CLEVELAND — While speculation ran rampant after Cleveland Browns coach Freddie Kitchens said he was not worried about his future with the team, only to clarify the next day that he “of course” wants to remain with the organization beyond the 2019 season, the questions were not coming from the locker room.
Quarterback Baker Mayfield understood what Kitchens was implying and spoke on the matter following Wednesday’s practice at team headquarters in Berea.
“I think a lot of Freddie’s words are twisted like the sound clip or headline that you say, ‘he does not care about his future,’” Mayfield said. “You have to listen to the whole clip. That is the problem that I have with media.
“If you listen to that, he is trying to say he is worried about the present right now, about winning. He is not focused on, ‘Oh, do I need never to cover my own ass for my own job or am I going to coach these guys and give these guys what they deserve?’ It can be taken out of context, but we are worried about the Ravens right now, and that is the most important thing.”
Questions were being asked about Kitchens’ future in light of frustrations manifesting themselves in a heated exchange with star receiver Jarvis Landry during the fourth quarter of last Sunday’s 38-24 loss to the Arizona Cardinals at State Farm Stadium in Glendale, Arizona.
After rookie kicker Austin Seibert pushed a 45-yard field goal attempt wide left with 12:05 to play in the fourth quarter, a miss that prevented the Browns from making it a one-score game, Landry appeared to yell at Kitchens before being encouraged to walk away by a staff member and linebacker Christian Kirksey.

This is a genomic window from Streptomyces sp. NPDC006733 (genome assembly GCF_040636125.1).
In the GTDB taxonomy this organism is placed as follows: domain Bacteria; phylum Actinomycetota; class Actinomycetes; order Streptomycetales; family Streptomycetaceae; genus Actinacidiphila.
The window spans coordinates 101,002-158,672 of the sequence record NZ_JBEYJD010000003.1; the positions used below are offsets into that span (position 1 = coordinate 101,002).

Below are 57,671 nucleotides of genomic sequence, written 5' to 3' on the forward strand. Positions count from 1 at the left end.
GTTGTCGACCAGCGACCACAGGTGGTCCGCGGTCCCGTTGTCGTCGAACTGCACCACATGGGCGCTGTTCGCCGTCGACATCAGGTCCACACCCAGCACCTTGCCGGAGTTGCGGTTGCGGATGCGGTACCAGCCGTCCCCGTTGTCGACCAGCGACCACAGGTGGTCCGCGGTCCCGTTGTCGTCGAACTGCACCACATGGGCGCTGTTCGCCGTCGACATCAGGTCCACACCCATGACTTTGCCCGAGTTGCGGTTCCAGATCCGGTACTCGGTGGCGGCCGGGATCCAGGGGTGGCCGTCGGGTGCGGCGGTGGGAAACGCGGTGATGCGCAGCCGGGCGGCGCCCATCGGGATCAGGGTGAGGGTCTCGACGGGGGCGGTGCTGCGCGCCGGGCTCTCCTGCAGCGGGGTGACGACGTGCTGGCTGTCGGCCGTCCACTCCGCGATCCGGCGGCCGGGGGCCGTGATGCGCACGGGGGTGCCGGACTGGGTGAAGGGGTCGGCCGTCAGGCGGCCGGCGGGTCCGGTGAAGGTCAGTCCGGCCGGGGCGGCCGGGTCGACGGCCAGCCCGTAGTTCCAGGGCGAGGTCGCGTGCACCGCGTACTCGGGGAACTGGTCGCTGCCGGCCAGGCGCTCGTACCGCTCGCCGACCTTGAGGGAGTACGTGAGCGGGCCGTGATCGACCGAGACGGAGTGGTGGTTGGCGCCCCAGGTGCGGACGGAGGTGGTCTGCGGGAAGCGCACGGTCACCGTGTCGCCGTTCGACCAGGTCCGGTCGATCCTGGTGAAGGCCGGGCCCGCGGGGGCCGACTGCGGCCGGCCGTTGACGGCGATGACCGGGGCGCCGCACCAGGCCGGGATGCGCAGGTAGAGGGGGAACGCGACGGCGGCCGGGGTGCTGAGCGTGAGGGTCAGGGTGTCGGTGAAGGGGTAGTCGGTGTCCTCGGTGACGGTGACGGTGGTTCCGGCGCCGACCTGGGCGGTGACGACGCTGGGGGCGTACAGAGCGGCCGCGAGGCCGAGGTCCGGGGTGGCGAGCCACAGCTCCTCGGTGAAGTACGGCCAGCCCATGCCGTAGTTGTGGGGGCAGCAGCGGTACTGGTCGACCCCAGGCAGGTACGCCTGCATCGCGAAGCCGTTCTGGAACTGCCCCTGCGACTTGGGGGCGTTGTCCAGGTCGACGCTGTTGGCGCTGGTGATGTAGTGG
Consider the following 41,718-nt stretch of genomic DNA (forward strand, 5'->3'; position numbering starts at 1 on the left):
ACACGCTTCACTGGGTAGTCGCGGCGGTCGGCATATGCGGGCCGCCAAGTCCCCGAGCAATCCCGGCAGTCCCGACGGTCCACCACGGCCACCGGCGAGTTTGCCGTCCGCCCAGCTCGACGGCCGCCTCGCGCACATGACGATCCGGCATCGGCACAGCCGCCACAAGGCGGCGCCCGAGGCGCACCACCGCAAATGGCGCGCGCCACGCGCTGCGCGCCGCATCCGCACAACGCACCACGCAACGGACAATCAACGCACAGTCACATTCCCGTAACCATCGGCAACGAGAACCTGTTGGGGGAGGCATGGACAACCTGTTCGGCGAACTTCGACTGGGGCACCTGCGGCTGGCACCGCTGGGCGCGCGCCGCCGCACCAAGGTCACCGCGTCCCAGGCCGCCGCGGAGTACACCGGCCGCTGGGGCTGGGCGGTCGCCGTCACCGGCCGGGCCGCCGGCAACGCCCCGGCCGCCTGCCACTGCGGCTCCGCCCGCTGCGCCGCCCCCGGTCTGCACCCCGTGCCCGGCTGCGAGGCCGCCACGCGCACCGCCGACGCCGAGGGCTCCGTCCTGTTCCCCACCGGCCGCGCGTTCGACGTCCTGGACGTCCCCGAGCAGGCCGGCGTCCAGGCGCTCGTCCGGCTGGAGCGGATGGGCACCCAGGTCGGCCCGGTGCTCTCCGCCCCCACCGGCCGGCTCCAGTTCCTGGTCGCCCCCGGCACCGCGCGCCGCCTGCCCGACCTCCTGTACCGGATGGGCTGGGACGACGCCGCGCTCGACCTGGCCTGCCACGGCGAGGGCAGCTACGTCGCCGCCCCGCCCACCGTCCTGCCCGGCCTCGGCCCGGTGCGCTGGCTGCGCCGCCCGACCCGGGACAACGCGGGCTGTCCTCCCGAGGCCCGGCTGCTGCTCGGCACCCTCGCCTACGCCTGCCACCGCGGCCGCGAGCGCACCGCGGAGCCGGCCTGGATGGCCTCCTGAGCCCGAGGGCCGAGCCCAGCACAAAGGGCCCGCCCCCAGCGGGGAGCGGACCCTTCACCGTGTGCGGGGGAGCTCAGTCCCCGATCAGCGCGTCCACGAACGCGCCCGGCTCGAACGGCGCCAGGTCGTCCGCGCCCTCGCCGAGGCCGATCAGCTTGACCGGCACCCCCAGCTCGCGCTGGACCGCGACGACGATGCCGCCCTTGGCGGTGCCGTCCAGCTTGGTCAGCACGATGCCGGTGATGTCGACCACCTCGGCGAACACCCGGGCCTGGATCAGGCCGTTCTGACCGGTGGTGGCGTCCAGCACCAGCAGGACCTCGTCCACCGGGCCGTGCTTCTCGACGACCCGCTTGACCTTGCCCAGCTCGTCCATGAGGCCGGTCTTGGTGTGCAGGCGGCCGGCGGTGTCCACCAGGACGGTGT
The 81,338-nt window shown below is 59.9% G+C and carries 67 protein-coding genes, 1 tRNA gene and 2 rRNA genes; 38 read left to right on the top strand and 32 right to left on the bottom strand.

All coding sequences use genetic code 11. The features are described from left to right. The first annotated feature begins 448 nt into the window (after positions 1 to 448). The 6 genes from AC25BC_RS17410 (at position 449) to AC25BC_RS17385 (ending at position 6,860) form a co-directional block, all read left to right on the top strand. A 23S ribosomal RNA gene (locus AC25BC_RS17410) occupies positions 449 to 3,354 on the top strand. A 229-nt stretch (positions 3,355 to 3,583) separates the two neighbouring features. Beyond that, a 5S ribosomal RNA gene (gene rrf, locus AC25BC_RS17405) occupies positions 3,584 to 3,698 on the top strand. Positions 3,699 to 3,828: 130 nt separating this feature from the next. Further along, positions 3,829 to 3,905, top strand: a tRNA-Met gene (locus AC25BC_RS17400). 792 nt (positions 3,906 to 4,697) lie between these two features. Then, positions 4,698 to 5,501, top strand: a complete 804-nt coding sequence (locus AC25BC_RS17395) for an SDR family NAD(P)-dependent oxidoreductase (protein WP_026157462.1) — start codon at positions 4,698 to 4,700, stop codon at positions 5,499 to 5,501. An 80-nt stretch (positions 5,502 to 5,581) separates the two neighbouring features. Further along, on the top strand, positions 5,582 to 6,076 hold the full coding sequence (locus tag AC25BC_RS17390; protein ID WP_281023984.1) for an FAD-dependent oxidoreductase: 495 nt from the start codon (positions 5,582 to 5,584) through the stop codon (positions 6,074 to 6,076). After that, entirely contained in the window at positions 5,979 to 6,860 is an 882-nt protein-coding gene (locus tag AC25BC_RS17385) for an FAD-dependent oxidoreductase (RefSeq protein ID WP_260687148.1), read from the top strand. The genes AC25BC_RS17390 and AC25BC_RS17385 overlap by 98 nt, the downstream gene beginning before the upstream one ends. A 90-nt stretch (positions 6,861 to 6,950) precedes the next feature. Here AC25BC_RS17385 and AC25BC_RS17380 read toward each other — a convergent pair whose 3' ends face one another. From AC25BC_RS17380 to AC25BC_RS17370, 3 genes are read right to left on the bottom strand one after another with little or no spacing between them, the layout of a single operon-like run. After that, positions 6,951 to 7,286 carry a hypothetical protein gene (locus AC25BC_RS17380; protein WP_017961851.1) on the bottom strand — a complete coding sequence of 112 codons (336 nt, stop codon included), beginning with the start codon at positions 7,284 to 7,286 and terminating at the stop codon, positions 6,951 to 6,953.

“You can sense his frustration within things like that,” Mayfield said. “It was more about taking advantage of matchups and doing what we are best at. We have a bunch of guys, so how are you going to cover us? And we needed to exploit that.”
Landry added, “It’s not going to change, but I think from a fan perspective or anybody else’s perspective that is not playing the game or on the field, they can always easily say, ‘it’s a negative thing that’s happening’ or ‘they’re arguing’ or ‘they’re fussing,’ whatever it is, but I think the biggest thing that everybody should know, everybody in this building has a common goal, and that’s to win. Everybody wants to do their part.”
Despite those frustrations on the sideline last Sunday, Browns players insist that such incidents do not represent how they feel about the coach, but rather, are about doing more to help the team develop consistency.
“I can’t speak on everyone’s behalf, but I know what he is about right now and he is about winning and that is what everyone’s mindset needs to be like right now,” Mayfield said. “It does not need to be any selfish motives. It is what you can do for this team and this organization to help us get to the right place.”
Landry added, “Our differences don’t make me look at Freddie differently or talk to him or treat him differently. He’s still our head coach. He’s still the leader of this football team, and we follow his message. We follow him each and every day. He gives us our marching orders and we go try to get our job done.”